New York Times Movie Review

Kama Sutra (1996)

Seduction, A Skill That Gets Results

Published: February 28, 1997

Mira Nair's voluptuously pretty ''Kama Sutra'' follows Maya (Indira Varma), a 16th-century Indian Cosmo girl, as she learns the ways of love.

Not all these ways are what you might expect, given that the film takes its title from the fourth-century Indian text famed for its enterprising sexual diagrams. For every interesting mention of a position like Twisting of the Creeper, the film carries plenty of other baggage. Much of it follows Maya's troubles in finding Mr. Right.

In a visually lovely film that summons an alluring impression of her native India, Ms. Nair concentrates so deeply on sensual detail that the audience can almost smell the incense wafting from the screen.

Shining silks, brilliant colors, Sufi music, intricately adorned bodies and languid movements all conspire to create a seductive mood.

The film's atmosphere becomes so palpably inviting, in fact, that its story seems only an afterthought.

It's not only when they engage in carefully choreographed soft-core sex that the film's characters seem merely to be going through the motions.

Maya, first seen in girlhood, has a lifelong rival in Tara (Sarita Choudhury, a star of Ms. Nair's ''Mississippi Masala''), who is a princess. Maya is Tara's servant, though it is immediately clear that Kama Sutra training is a great leveler in this culture. The young girl who shows a flair for the Dance of Enticement, as Maya does when both girls are trained by a top-seeded courtesan named Rasa Devi (Rekha, a popular Indian film star), can expect definite advantages in life.

Sure enough, on the eve of Tara's wedding to the handsome king, Raj Singh (Naveen Andrews, who plays Kip in ''The English Patient''), Maya glides into his bedchamber and shows exactly how the Dance of Enticement gets results. While the virginal bride is being taught by her elders that she should allow the groom to put a beetlenut in her mouth, Maya takes a more direct approach.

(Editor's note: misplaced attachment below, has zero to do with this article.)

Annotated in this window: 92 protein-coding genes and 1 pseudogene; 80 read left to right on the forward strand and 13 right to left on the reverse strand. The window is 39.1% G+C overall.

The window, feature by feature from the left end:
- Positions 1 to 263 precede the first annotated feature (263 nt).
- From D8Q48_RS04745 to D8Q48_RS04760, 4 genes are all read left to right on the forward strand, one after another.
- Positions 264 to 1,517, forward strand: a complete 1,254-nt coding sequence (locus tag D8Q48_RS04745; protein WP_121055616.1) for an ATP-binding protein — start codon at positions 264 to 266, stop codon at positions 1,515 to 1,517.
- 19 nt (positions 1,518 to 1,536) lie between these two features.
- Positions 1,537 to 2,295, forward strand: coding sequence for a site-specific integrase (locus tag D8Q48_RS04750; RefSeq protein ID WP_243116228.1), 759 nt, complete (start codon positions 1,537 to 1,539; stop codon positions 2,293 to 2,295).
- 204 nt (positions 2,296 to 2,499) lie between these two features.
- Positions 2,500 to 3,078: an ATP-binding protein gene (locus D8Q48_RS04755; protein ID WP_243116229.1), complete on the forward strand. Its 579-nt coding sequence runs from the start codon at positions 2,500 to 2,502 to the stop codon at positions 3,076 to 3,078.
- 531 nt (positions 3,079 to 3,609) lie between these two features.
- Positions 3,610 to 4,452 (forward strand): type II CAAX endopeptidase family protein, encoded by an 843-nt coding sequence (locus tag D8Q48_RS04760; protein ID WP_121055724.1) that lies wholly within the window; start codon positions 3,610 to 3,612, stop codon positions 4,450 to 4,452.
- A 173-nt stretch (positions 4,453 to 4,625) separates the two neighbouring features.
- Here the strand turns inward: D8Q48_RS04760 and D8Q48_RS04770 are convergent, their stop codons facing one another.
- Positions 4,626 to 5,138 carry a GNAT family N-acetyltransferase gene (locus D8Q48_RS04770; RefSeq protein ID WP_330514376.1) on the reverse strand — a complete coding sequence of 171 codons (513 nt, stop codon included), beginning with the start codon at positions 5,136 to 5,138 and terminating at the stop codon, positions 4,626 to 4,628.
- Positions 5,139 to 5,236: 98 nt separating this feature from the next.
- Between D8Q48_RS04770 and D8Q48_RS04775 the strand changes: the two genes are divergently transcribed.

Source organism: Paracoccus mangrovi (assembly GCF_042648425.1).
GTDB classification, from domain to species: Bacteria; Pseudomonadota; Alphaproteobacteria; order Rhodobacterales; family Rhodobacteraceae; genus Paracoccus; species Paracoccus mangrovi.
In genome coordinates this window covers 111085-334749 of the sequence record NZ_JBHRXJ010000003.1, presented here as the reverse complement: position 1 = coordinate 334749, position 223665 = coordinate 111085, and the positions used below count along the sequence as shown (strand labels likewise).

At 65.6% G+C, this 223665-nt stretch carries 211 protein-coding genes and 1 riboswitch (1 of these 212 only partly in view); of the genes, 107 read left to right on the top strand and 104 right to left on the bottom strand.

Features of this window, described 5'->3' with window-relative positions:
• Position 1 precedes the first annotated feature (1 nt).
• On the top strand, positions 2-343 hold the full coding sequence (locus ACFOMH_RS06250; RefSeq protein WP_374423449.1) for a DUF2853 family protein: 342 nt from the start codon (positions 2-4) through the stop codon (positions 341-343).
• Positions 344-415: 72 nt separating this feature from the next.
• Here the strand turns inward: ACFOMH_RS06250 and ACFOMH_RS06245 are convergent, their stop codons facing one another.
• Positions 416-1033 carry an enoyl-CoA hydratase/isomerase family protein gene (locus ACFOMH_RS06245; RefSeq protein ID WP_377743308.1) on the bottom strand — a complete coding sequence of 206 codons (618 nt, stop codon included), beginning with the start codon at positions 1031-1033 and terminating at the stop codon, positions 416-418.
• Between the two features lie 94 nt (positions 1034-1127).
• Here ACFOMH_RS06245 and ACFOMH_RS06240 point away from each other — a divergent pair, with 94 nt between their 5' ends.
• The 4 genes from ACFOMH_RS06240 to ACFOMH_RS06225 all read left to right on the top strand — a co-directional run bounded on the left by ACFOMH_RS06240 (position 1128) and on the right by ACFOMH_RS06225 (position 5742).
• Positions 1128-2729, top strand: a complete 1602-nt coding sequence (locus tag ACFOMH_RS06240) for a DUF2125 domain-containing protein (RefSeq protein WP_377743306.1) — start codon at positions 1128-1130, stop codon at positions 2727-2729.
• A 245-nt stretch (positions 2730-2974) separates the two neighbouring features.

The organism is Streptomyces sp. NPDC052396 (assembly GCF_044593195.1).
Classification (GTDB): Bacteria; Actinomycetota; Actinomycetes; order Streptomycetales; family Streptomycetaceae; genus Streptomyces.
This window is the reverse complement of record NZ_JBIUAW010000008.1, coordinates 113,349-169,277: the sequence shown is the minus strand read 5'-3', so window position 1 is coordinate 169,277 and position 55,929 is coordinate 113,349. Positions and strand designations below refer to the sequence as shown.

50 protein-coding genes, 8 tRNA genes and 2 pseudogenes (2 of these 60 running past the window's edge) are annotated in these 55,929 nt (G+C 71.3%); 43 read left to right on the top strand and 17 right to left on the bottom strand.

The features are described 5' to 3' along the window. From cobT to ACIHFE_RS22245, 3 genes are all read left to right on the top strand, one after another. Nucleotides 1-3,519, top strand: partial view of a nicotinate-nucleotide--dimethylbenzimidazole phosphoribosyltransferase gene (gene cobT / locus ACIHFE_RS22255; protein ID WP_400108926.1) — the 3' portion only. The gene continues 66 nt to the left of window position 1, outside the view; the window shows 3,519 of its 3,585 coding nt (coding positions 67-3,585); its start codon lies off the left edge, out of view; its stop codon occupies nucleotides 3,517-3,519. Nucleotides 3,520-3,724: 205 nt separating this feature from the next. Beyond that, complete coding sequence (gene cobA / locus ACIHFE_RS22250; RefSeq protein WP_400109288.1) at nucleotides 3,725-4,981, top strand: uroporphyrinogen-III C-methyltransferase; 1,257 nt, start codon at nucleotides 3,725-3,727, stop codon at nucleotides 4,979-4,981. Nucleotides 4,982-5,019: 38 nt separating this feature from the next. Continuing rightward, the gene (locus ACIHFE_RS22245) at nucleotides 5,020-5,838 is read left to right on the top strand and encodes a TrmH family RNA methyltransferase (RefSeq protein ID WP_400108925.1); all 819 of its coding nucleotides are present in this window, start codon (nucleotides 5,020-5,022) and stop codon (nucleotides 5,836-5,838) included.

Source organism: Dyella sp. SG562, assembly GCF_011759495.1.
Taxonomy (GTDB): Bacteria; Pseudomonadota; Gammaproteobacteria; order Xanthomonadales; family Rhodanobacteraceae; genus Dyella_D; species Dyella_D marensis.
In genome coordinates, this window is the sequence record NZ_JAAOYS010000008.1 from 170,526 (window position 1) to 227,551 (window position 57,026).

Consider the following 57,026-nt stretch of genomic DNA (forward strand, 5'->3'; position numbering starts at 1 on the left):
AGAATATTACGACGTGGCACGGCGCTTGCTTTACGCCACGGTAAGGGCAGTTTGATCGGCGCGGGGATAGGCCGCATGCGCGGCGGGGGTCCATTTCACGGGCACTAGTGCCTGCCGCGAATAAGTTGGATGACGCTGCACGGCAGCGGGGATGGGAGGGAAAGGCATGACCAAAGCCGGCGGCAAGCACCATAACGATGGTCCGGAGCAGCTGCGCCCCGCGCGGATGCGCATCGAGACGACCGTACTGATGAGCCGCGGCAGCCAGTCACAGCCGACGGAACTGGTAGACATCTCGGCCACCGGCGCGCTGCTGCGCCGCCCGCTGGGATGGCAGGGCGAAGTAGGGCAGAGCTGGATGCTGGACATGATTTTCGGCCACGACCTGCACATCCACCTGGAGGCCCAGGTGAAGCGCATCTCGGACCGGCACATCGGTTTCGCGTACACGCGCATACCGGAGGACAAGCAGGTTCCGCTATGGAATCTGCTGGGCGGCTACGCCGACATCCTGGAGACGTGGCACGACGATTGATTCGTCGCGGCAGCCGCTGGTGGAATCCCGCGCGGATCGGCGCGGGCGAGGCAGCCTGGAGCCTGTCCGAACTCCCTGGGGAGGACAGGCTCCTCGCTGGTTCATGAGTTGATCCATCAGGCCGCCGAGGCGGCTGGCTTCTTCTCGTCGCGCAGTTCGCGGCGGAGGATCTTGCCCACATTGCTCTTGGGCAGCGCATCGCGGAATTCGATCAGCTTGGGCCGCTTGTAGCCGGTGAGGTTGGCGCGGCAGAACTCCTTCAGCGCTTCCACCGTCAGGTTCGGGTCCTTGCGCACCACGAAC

As a consequence of this candlelit tryst, Raj Singh becomes obsessed with her, and Tara becomes her permanent rival.

''Kama Sutra,'' which is subtitled ''A Tale of Love'' and opens today at Sony Theaters Lincoln Square, then moves on in sari-ripping style to involve Maya with a second virile, long-haired hunk. Jai Kumar (Ramon Tikaram) is a sculptor who becomes fascinated with Maya's form and enlists her as a model.

Maya falls in love with him, though the increasingly dissipated king also continues to pursue her. Poor Tara, who embodies the powerlessness of women without Kama Sutra skills in this culture, must take comfort in her queenly stature while Raj Singh smokes opium and chases courtesans.

What will be better remembered than this story, or than Rasa Devi's occasional instructions in how to bestow scratch marks, are this film's exotic look and its enjoyable languor. It is best not to wonder too closely why Maya's two lovers strip down to loincloths and engage in a wrestling match, or how Maya puts on or removes her chain mail made of pearls.

Ms. Varma, a swanlike actress making her film debut, has the physical grace her role demands and makes a lovely ornament at the center of this story (written by Ms. Nair and Helena Kriel).

She and the film's other players are captivatingly photographed by Declan Quinn, who shot ''Leaving Las Vegas'' and whose work is equally luminous and colorful here.

A Tale of Love

Directed by Mira Nair; written by Helena Kriel and Ms. Nair; director of photography, Declan Quinn; edited by Kristina Boden; music by Mychael Danna; production designer, Mark Friedberg; produced by Ms. Nair and Lydia Dean Pilcher; released by Trimark Pictures. At Sony Theaters Lincoln Square, 1998 Broadway, at 68th Street. Running time: 100 minutes. This film is not rated.

WITH: Indira Varma (Maya), Sarita Choudhury (Tara), Ramon Tikaram (Jai Kumar), Naveen Andrews (Raj Singh) and Rekha (Rasa Devi).